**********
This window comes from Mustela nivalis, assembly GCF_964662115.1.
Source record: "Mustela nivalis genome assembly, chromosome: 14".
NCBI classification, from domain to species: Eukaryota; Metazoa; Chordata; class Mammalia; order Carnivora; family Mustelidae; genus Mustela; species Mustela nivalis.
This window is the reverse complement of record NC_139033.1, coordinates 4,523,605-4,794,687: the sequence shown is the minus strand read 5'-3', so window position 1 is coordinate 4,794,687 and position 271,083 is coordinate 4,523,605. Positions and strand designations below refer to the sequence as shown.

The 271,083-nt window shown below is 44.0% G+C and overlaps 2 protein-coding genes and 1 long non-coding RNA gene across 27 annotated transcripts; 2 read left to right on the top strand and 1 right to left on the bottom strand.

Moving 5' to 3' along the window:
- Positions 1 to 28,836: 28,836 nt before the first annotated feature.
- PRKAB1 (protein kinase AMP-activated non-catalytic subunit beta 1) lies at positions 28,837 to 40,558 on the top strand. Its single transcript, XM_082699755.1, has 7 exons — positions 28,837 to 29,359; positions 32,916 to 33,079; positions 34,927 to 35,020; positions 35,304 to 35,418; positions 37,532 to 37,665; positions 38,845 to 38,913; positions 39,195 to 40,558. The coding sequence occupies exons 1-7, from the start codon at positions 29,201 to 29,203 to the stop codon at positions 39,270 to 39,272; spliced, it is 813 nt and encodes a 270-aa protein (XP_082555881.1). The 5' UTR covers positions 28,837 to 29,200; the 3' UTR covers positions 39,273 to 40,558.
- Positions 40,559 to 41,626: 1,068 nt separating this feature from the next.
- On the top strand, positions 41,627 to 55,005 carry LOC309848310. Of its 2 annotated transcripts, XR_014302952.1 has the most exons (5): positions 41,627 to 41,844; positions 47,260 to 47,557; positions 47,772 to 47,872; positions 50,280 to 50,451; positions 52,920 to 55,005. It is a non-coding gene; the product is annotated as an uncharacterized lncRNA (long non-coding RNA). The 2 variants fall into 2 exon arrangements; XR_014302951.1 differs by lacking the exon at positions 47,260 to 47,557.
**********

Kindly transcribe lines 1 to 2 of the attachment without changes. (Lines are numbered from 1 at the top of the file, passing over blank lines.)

This window comes from Mustela nivalis, assembly GCF_964662115.1.
Source record: "Mustela nivalis genome assembly, chromosome: 14".